Following last night’s packed public meeting in Penzance which highlighted deep concerns among local people about the impact of a new heliport on the town, the Chairman of the Isles of Scilly Steamship Group Andrew May has written to Cornwall Council reiterating the company’s offer to co-fund an independent operational study into the comparative merits of a heliport operation at Land’s End Airport, and the proposed sea-level operation at Penzance.
The full text of the letter is below:
Ref: Penzance Heliport application – offer to co-fund independent operational study
I am writing following last night’s spirited, and I must say equally split, public meeting about the proposed Penzance Heliport.
By our own reckoning there were 73 speakers, of which 29 spoke against the proposals and eight were neutral, slightly outnumbering the 36 that spoke in favour of the application.
I note also that Tom Gainey from The Cornishman and Cornwall Live is reporting this morning (https://www.cornwalllive.com/news/cornwall-news/packed-penzance-heliport-meeting-hears-1818162): “Committee members will be aware that the meeting was far from one-sided and there are serious fears about what the return of helicopters, resilient or not, could have for local people and future generations.”
We would also reiterate our previous statements that Cornwall Council has a duty to local people and that the majority of the 36 who spoke in favour of the heliport application are residents of the Isles of Scilly who will be residing more than 40 miles from the heliport location.
The reason for my letter however is that I wish to reiterate formally to your Strategic Planning Committee my public offer for the Isles of Scilly Steamship Group to co-fund an independent operational study into the comparative merits of a heliport operation at Land’s End Airport, and the proposed sea-level operation at Penzance.
I make this suggestion for several reasons. As you and your committee members heard from a number of expert speakers last night, there is a considerable difference of opinion on whether a sea-level operation will actually make much difference in terms of flyable days in comparison to a technologically-enabled Land’s End Airport.
Our own data suggests that the advantage would be marginal at best, with just a handful of additional days’ flying per calendar year from Penzance. This margin will be lessened as our own investment in GPS landing technology comes fully on stream in early 2019 and (contrary to what was said by some last night) significantly improves resilience for both fixed wing and helicopter aircraft from Land’s End Airport.
A number of speakers, including two Penzance GPs, last night questioned whether such a marginal gain was worth the potential price in public health terms if a new heliport goes ahead in Penzance.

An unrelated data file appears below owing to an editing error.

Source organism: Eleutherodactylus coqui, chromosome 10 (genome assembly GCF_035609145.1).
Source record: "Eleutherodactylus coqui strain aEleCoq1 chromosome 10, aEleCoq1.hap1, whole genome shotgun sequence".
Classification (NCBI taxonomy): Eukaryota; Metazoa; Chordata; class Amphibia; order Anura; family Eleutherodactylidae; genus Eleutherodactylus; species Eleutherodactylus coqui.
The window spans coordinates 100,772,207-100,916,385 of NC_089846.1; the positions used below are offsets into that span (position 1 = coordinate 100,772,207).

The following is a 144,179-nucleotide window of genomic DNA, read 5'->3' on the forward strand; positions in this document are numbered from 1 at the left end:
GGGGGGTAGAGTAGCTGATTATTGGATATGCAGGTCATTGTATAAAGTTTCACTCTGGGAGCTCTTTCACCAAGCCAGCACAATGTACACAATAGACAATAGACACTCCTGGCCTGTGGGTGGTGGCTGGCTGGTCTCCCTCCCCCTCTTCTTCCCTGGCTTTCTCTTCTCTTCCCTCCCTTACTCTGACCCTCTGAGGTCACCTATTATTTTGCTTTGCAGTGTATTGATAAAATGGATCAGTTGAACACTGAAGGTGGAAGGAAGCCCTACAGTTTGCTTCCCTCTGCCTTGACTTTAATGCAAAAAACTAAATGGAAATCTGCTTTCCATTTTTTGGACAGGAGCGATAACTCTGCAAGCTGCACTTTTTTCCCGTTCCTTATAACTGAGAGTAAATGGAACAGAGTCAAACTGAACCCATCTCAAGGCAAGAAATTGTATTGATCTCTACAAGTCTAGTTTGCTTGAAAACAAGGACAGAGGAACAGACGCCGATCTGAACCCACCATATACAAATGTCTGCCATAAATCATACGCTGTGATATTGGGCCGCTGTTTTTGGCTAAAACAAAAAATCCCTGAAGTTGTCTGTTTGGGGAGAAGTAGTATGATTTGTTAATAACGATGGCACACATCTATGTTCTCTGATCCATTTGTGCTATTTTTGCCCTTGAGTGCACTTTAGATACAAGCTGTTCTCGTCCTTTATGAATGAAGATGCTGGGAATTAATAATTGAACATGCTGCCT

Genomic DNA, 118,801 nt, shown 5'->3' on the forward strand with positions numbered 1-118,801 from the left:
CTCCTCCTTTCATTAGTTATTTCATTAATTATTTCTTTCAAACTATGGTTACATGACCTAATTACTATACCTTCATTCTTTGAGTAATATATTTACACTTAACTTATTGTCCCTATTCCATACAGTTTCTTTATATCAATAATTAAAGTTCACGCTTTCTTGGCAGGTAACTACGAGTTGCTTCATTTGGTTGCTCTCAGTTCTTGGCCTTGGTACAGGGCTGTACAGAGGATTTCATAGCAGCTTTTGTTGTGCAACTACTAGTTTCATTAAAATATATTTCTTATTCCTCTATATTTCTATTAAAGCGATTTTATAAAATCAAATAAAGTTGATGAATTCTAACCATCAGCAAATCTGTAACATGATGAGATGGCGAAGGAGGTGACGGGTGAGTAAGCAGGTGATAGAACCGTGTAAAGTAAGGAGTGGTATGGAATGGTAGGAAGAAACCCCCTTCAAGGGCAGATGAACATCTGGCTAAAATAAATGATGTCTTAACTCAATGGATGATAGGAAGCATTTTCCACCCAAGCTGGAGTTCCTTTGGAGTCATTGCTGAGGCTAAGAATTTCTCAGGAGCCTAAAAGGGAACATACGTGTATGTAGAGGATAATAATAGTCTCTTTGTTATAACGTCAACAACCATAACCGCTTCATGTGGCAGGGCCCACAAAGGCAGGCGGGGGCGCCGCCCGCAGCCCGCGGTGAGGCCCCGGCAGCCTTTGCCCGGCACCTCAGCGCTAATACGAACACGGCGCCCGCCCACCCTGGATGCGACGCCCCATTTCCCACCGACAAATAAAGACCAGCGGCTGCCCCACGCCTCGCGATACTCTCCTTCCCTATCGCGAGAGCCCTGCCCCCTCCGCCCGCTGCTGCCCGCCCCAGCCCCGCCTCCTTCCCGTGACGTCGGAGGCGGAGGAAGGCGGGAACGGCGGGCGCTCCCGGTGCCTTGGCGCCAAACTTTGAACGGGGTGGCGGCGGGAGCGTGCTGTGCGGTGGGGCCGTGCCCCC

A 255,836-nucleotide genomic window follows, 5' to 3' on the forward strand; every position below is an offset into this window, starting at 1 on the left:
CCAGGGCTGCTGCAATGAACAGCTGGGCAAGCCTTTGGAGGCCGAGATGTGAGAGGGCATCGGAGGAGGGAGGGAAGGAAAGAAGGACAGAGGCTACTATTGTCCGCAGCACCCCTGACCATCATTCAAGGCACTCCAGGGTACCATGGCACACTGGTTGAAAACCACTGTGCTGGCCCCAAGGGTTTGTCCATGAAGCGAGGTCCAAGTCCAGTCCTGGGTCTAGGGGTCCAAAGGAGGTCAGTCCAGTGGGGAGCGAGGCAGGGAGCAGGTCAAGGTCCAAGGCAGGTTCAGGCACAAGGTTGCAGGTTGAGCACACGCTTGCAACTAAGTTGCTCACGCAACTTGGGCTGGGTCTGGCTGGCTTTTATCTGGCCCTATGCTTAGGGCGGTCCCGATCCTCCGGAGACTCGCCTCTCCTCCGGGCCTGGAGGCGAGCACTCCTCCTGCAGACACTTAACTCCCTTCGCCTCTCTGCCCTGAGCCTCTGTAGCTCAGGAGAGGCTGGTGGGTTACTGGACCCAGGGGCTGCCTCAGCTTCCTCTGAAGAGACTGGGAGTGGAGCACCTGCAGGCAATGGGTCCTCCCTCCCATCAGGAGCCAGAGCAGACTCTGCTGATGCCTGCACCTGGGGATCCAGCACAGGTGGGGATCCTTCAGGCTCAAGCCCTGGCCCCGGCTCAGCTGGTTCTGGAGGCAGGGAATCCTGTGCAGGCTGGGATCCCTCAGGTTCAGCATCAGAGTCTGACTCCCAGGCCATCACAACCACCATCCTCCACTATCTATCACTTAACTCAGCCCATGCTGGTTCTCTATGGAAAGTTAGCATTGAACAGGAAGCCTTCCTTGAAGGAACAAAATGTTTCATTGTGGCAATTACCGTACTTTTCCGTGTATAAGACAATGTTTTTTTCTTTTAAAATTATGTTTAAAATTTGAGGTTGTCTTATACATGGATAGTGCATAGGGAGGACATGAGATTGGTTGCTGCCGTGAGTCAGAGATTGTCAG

Much has also been made of historic weather data from the last 40 or 50 years of heliport operations from Penzance, but it’s impossible to draw any meaningful comparisons when so many of the safety parameters have changed in recent years.
Then there is the myriad of variables to consider such as the availability of divert airports, cloud cover, visual approach versus instrument approach – the list goes on.
We believe the only way for your members to make an informed decision when weighing these important matters is to equip them with impartial comparative data via an independent study.
The terms of reference would of course need to be agreed but we believe the study is something that could be jointly funded by ourselves and the heliport applicants, and perhaps commissioned by the Council, so no burden would fall on taxpayers.
Other issues have been raised by local residents about the veracity of the applicant’s acoustic study and fears over air pollution, and we have separately highlighted some concerns about the Council’s Habitat Regulations Assessments, but these matters would fall outside the scope of the proposed study, which would concentrate on weather and operations data.
We do firmly believe that Land’s End Airport can provide the additional resilience the Islands need, which is why we launched our Island Helicopters service from there in May. And contrary to some comments last night, we have committed to a three-year contract with our helicopter operator, so this is not a short-term ‘spoiler’ operation designed to see off competition.
But we recognise too that we must prove ourselves to a sceptical community and show that we can deliver against our promise of enhanced resilience and reliability, and that is what we are committed to doing.
Our other arguments have been well rehearsed about why we would prefer to see any helicopter operation – even in competition with our own services – operating out of Land’s End Airport. We are concerned about the impact a second heliport could have on the overall viability of the transport network to Scilly, and the ability of operators to continue to invest in it. Which is why we continue to offer Penzance Heliport’s backers the use of Land’s End Airport. That offer remains on the table.
I was very disappointed to see the Council of the Isles of Scilly paint such a partisan picture at last night’s meeting. Dismissing our services as “not fit for purpose” belies the fact that we carried almost 216,000 passengers last year – up 3% – more than 61,000 of whom travelled via Land’s End Airport, which has some 10,000 aircraft movements a year.
As we approach our 100th year of operation (in 2020), our commitment to the communities we serve is undimmed.
I hope your committee will consider seriously our suggestion of an independent study which I hope can assist members in reaching an informed decision.
As many at last night’s meeting made clear, there are a number of substantive outstanding issues in relation to this application which warrant further investigation.
Chairman, Isles of Scilly Steamship Group